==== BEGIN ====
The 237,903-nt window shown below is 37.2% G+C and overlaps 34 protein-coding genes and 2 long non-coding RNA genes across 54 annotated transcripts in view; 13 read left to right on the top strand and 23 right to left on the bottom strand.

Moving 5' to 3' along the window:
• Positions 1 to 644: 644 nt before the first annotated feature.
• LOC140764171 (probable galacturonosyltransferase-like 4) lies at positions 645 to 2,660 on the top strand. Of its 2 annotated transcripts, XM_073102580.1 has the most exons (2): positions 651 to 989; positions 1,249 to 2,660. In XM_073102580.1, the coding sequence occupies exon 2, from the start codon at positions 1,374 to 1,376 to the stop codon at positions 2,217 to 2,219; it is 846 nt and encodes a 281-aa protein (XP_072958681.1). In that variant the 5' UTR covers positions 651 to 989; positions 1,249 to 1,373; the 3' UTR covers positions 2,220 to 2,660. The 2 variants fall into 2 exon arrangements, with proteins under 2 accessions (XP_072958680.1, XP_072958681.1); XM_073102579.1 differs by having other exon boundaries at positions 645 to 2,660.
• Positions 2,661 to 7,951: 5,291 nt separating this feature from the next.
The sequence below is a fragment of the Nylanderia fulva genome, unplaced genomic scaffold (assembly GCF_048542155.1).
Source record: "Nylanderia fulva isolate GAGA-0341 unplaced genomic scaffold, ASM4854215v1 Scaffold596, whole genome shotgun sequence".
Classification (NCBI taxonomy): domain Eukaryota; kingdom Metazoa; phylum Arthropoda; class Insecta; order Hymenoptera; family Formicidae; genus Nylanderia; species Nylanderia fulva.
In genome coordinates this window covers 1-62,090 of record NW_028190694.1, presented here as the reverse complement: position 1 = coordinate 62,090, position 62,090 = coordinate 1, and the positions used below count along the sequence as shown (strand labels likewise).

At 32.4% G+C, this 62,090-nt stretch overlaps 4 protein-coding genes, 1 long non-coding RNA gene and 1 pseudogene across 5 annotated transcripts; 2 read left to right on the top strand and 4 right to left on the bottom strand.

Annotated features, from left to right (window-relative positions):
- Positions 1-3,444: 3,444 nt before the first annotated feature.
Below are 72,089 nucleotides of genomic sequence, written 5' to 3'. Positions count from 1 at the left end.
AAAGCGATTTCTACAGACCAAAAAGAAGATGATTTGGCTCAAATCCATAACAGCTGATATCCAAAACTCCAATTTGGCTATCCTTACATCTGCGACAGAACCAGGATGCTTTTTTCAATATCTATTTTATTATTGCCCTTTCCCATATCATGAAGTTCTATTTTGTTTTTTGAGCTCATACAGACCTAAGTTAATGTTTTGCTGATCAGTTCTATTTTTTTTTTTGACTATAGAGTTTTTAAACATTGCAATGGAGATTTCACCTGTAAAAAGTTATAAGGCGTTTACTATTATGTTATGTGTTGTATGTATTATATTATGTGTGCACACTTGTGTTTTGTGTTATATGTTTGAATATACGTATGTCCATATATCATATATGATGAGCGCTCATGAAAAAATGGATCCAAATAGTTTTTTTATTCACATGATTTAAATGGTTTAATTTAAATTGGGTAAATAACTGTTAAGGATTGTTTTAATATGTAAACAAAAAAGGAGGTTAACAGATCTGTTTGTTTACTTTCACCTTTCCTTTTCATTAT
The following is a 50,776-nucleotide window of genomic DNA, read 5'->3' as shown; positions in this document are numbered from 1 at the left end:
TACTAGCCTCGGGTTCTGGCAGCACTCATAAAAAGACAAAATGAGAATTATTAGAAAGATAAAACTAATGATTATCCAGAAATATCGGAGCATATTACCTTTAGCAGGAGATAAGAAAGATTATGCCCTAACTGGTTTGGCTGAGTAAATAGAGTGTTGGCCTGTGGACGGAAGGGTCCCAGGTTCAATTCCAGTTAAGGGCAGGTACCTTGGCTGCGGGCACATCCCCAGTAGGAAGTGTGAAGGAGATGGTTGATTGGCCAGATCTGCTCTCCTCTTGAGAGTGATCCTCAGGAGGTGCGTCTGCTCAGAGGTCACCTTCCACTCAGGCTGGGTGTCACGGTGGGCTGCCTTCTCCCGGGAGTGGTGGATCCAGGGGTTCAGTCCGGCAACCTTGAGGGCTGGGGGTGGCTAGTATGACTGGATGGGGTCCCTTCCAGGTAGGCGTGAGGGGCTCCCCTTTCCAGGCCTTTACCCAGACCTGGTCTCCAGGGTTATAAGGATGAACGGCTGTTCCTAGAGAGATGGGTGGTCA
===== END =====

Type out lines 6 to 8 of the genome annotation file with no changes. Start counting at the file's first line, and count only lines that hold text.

The sequence below is a fragment of the Nylanderia fulva genome, unplaced genomic scaffold (assembly GCF_048542155.1).
Source record: "Nylanderia fulva isolate GAGA-0341 unplaced genomic scaffold, ASM4854215v1 Scaffold596, whole genome shotgun sequence".
Classification (NCBI taxonomy): domain Eukaryota; kingdom Metazoa; phylum Arthropoda; class Insecta; order Hymenoptera; family Formicidae; genus Nylanderia; species Nylanderia fulva.